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Arabian Sands

de Wilfred Thesiger

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1,0822214,257 (4.23)71
"Born in Addis Ababa in 1910 and educated in England, from 1945 Wilfred Thesiger spent five years exploring in and around the vast, waterless desert, the 'Empty Quarter' of Arabia. Travelling amongst the Bedu people, he experienced their everyday challenges of hunger and thirst, the trials of long marches beneath the relentless sun, the bitterly cold nights and the constant danger of death if it was discovered he was a Christian 'infidel'. He was the first European to visit most of the region, and just before he left the area the process that would change it forever had begun - the discovery of oil. Thesiger saw Arabian Sands as 'a memorial to a vanished past, a tribute to a once magnificent people'." "This edition includes an introduction by Rory Stewart discussing the dangers of Thesiger's travels, his unconventional personality and his insights into Bedu life."--BOOK JACKET.… (mais)
Adicionado recentemente porfer.theseus, Douna1980, cbooshay, NickTaipei, kat51987, sharvani, scunliffe
Bibliotecas HistóricasEdward Estlin Cummings
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Wonderful descriptions of a way of life that disappeared so soon after Thesiger described it. His respect for the Bedu is evident and the author himself is clearly a man born in the wrong country at the wrong time. The last few pages are particularly poignant as he bids farewell to a life and men he knows he will never see again. ( )
  Patsmith139 | Mar 15, 2021 |
After the Second World War, Thesiger spent five years criss-crossing the deserts of Arabia in particular the 'Empty Quarter'. He had an unconventional life; born in Addis Ababa in Abyssinia, he spent the war in the region ending up in the SAS, before falling in love with the place and deciding to spend more time exploring it. He travelled with the Bedouin people, or as he calls them Bedu, experiencing their daily challenges of extreme heat, ice cold nights, long treks with camels under the relentless sun and the daily challenge of hunger and thirst. In most places he visited, he was the first European ever to set eyes on the dunes and wadis of those deserts. He immersed himself into their life, sharing food and water, hardship and company.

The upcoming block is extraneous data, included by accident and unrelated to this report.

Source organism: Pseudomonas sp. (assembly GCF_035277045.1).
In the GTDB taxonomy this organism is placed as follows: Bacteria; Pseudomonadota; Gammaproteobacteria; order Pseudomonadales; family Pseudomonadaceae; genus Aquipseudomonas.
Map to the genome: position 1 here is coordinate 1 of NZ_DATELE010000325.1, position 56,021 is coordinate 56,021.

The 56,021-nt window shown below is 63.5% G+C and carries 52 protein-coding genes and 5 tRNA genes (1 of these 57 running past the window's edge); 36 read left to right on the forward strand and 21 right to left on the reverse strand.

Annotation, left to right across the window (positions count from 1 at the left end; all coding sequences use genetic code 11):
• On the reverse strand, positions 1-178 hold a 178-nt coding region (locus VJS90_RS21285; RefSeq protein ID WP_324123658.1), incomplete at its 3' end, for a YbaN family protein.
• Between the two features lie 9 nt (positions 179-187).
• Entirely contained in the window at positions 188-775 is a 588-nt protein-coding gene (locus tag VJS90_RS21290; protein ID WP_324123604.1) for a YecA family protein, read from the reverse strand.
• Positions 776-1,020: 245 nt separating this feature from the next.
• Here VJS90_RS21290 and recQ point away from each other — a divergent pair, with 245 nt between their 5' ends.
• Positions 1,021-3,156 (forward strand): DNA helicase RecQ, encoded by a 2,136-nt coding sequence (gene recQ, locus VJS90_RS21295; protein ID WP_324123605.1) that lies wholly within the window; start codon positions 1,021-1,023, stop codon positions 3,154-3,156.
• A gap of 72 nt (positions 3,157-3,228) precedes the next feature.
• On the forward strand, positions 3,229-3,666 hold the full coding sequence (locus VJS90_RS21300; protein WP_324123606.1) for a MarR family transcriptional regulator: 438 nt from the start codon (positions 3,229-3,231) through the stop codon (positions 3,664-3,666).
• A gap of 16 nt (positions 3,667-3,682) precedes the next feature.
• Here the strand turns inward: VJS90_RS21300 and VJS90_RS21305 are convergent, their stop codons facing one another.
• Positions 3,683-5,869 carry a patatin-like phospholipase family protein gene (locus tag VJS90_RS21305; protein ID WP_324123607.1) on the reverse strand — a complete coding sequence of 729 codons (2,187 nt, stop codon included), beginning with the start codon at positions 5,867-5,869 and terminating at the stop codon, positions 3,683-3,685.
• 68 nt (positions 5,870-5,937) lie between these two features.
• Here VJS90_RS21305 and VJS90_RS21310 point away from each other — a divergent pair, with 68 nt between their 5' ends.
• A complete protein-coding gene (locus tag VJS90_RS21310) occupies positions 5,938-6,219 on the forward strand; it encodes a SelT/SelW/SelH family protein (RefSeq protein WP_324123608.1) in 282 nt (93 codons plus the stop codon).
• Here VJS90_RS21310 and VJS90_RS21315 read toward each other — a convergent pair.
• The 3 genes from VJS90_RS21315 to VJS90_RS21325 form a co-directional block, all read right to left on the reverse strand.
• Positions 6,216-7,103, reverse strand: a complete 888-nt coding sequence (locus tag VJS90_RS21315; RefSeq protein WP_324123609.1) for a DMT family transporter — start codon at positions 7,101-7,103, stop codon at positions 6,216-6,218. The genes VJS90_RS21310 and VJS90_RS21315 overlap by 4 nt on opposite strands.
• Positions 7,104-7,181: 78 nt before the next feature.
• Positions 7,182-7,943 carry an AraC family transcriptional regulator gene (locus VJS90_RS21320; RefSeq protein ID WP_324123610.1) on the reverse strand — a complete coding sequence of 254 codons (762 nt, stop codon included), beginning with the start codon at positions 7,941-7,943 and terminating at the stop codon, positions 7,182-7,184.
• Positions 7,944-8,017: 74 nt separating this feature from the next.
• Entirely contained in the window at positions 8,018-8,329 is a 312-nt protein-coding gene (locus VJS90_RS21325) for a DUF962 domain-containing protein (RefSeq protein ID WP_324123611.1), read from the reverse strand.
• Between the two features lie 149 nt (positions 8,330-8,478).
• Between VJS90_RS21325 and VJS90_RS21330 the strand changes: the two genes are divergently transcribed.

The Bedu were a people he had a deep respect for; he never ceased to be amazed by the way they could look at footprints in the sand and tell him who was riding the camels as well as picking up the subtle differences in the sands. The account of his travels across these lands show a harsh way of life that was about to vanish forever with the discovery of huge oilfields below the Arabian peninsular. It was dangerous too; whilst some welcomed him warmly, others considered him an infidel even going as far to threaten his life at times.

Thesiger has written a fascinating account of a landscape and culture of a people that is long gone. The writing has little emotion, instead the author conveys events as they happened, even when he was in the most danger, in an almost clinical way. The way that he immersed himself in the desert way of life gives us an insight that very few other authors have been able to gain since. The region has undergone massive changes since that time and this vanished way of life may never return. A traveller in the modern Arabia would not be able to have access to the deserts in the way that Thesiger did, and this fine book is a worthy tribute to a traditional society. Now I want to read The Marsh Arabs by him. ( )